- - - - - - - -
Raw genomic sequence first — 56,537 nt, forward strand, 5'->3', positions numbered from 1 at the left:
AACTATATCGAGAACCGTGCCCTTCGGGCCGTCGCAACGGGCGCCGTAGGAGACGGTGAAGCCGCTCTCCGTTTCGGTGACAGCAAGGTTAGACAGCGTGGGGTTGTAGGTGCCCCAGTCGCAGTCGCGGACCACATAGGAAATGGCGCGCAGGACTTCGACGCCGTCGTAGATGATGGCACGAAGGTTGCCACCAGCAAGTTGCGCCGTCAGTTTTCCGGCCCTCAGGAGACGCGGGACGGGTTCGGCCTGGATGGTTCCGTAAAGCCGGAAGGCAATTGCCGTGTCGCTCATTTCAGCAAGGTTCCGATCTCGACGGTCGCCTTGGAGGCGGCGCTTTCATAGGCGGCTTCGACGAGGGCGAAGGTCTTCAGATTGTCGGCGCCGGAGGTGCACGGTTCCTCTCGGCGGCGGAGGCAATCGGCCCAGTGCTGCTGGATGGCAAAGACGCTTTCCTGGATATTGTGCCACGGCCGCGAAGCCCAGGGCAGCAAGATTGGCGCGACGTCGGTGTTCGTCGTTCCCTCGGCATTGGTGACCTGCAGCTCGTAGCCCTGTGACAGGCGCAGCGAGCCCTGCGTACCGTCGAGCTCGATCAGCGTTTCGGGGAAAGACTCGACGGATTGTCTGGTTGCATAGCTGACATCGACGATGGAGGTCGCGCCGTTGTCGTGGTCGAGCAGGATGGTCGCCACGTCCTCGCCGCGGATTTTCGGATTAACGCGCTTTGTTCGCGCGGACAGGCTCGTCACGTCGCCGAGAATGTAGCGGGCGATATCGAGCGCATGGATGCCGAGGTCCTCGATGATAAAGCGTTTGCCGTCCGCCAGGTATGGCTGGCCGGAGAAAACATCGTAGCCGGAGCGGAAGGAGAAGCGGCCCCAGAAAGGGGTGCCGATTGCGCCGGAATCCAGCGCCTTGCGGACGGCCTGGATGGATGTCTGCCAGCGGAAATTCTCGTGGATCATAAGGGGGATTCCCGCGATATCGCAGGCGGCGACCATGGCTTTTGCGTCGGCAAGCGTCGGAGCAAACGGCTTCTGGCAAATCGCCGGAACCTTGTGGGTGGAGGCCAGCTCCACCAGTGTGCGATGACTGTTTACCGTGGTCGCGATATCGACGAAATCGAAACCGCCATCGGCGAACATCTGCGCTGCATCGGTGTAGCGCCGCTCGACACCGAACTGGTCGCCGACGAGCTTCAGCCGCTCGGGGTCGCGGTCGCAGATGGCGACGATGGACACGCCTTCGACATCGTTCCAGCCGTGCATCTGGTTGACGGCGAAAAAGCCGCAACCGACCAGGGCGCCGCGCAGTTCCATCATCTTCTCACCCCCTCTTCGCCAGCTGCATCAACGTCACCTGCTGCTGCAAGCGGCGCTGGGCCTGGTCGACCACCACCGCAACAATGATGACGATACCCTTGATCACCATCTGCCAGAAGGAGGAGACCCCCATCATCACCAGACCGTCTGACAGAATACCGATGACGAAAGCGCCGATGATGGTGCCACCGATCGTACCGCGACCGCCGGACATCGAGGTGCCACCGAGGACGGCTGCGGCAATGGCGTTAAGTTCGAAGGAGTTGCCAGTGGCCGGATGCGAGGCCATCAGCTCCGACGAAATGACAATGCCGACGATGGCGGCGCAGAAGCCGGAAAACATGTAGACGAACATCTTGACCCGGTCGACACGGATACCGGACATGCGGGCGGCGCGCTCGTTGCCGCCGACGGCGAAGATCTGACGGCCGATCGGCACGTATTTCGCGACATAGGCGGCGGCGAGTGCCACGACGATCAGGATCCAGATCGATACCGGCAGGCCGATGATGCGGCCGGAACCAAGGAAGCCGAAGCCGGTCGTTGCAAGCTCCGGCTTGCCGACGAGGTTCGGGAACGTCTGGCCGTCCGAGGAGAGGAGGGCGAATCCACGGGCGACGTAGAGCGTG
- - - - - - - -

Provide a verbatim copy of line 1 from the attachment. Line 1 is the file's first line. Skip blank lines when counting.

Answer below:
Raw genomic sequence first — 56,537 nt, forward strand, 5'->3', positions numbered from 1 at the left: